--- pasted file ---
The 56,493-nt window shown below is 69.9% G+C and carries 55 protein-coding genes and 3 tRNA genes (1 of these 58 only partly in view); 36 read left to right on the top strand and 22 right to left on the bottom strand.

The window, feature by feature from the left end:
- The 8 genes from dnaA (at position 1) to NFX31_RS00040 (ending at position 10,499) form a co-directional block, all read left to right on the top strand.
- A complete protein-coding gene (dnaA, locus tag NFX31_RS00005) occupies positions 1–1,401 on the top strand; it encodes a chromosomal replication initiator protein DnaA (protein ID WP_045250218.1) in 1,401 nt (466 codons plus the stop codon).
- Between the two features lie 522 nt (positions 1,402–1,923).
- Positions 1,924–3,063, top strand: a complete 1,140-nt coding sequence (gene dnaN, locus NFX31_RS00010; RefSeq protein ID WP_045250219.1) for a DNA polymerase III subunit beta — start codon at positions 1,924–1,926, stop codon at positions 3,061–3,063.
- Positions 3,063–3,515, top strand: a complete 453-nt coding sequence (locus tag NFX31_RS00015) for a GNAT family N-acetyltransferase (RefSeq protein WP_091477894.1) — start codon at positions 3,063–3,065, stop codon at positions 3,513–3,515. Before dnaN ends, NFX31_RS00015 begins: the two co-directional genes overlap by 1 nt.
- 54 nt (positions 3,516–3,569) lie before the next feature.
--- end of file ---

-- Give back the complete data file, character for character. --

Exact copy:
The 56,493-nt window shown below is 69.9% G+C and carries 55 protein-coding genes and 3 tRNA genes (1 of these 58 only partly in view); 36 read left to right on the top strand and 22 right to left on the bottom strand.

The window, feature by feature from the left end:
- The 8 genes from dnaA (at position 1) to NFX31_RS00040 (ending at position 10,499) form a co-directional block, all read left to right on the top strand.
- A complete protein-coding gene (dnaA, locus tag NFX31_RS00005) occupies positions 1–1,401 on the top strand; it encodes a chromosomal replication initiator protein DnaA (protein ID WP_045250218.1) in 1,401 nt (466 codons plus the stop codon).
- Between the two features lie 522 nt (positions 1,402–1,923).
- Positions 1,924–3,063, top strand: a complete 1,140-nt coding sequence (gene dnaN, locus NFX31_RS00010; RefSeq protein ID WP_045250219.1) for a DNA polymerase III subunit beta — start codon at positions 1,924–1,926, stop codon at positions 3,061–3,063.
- Positions 3,063–3,515, top strand: a complete 453-nt coding sequence (locus tag NFX31_RS00015) for a GNAT family N-acetyltransferase (RefSeq protein WP_091477894.1) — start codon at positions 3,063–3,065, stop codon at positions 3,513–3,515. Before dnaN ends, NFX31_RS00015 begins: the two co-directional genes overlap by 1 nt.
- 54 nt (positions 3,516–3,569) lie before the next feature.